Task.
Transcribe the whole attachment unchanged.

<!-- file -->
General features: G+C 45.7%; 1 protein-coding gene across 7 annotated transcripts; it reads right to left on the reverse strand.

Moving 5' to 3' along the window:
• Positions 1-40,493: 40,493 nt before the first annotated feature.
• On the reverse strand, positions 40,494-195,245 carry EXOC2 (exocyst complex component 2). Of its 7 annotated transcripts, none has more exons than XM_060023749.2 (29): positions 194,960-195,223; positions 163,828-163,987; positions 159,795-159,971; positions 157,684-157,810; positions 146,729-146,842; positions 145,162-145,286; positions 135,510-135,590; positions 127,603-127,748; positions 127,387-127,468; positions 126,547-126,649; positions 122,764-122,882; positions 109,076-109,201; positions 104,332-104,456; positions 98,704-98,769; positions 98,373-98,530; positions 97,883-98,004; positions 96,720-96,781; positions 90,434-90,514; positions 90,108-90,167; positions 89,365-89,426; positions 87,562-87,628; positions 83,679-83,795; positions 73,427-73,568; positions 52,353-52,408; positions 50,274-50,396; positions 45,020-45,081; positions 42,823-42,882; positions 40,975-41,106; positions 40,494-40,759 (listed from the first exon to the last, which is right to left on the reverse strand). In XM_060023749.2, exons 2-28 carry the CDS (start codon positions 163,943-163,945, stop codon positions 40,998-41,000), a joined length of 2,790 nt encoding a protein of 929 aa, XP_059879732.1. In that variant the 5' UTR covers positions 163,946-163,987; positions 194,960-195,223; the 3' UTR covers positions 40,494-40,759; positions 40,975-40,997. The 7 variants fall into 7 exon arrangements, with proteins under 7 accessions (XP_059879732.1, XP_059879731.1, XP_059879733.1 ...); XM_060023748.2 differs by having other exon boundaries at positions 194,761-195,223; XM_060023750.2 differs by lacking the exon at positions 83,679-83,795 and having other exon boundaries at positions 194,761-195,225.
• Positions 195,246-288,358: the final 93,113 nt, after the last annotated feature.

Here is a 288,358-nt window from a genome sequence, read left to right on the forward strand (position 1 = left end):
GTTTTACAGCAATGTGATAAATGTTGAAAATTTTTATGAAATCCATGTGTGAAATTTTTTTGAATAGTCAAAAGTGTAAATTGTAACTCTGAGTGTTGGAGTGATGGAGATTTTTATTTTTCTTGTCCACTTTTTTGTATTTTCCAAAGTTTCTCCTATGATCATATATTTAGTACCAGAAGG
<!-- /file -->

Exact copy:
General features: G+C 45.7%; 1 protein-coding gene across 7 annotated transcripts; it reads right to left on the reverse strand.

Moving 5' to 3' along the window:
• Positions 1-40,493: 40,493 nt before the first annotated feature.
• On the reverse strand, positions 40,494-195,245 carry EXOC2 (exocyst complex component 2). Of its 7 annotated transcripts, none has more exons than XM_060023749.2 (29): positions 194,960-195,223; positions 163,828-163,987; positions 159,795-159,971; positions 157,684-157,810; positions 146,729-146,842; positions 145,162-145,286; positions 135,510-135,590; positions 127,603-127,748; positions 127,387-127,468; positions 126,547-126,649; positions 122,764-122,882; positions 109,076-109,201; positions 104,332-104,456; positions 98,704-98,769; positions 98,373-98,530; positions 97,883-98,004; positions 96,720-96,781; positions 90,434-90,514; positions 90,108-90,167; positions 89,365-89,426; positions 87,562-87,628; positions 83,679-83,795; positions 73,427-73,568; positions 52,353-52,408; positions 50,274-50,396; positions 45,020-45,081; positions 42,823-42,882; positions 40,975-41,106; positions 40,494-40,759 (listed from the first exon to the last, which is right to left on the reverse strand). In XM_060023749.2, exons 2-28 carry the CDS (start codon positions 163,943-163,945, stop codon positions 40,998-41,000), a joined length of 2,790 nt encoding a protein of 929 aa, XP_059879732.1. In that variant the 5' UTR covers positions 163,946-163,987; positions 194,960-195,223; the 3' UTR covers positions 40,494-40,759; positions 40,975-40,997. The 7 variants fall into 7 exon arrangements, with proteins under 7 accessions (XP_059879732.1, XP_059879731.1, XP_059879733.1 ...); XM_060023748.2 differs by having other exon boundaries at positions 194,761-195,223; XM_060023750.2 differs by lacking the exon at positions 83,679-83,795 and having other exon boundaries at positions 194,761-195,225.
• Positions 195,246-288,358: the final 93,113 nt, after the last annotated feature.

Here is a 288,358-nt window from a genome sequence, read left to right on the forward strand (position 1 = left end):
GTTTTACAGCAATGTGATAAATGTTGAAAATTTTTATGAAATCCATGTGTGAAATTTTTTTGAATAGTCAAAAGTGTAAATTGTAACTCTGAGTGTTGGAGTGATGGAGATTTTTATTTTTCTTGTCCACTTTTTTGTATTTTCCAAAGTTTCTCCTATGATCATATATTTAGTACCAGAAGG